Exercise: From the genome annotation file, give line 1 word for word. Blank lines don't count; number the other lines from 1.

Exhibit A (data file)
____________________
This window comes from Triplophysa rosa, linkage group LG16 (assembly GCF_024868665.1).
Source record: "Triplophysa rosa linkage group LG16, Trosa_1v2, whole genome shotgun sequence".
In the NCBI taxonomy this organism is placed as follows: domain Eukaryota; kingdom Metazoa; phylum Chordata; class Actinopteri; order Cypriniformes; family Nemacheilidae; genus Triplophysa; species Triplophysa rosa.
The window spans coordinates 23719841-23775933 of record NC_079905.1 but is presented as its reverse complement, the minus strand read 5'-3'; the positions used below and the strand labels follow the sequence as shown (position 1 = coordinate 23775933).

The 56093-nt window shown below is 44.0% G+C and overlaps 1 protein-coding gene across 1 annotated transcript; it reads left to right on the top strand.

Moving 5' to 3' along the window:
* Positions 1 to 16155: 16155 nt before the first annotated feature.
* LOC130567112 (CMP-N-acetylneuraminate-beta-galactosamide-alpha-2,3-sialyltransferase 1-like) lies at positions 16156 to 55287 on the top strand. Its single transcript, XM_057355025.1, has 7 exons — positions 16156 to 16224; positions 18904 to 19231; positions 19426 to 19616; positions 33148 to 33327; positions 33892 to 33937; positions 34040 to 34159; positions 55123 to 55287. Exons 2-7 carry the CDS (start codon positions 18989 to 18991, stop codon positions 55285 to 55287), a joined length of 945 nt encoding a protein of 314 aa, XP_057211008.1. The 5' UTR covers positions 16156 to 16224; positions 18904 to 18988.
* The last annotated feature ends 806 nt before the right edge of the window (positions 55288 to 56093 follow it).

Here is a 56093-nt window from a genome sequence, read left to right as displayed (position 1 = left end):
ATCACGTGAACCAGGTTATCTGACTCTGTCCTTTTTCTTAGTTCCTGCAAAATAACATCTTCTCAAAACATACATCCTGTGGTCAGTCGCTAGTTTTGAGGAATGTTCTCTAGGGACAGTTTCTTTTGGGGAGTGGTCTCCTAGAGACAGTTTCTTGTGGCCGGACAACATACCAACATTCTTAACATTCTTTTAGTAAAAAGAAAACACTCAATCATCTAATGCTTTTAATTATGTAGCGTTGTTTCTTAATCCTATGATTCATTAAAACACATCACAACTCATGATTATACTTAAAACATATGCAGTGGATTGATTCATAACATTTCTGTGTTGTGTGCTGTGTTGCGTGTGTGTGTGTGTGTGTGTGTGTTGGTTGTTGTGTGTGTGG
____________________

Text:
This window comes from Triplophysa rosa, linkage group LG16 (assembly GCF_024868665.1).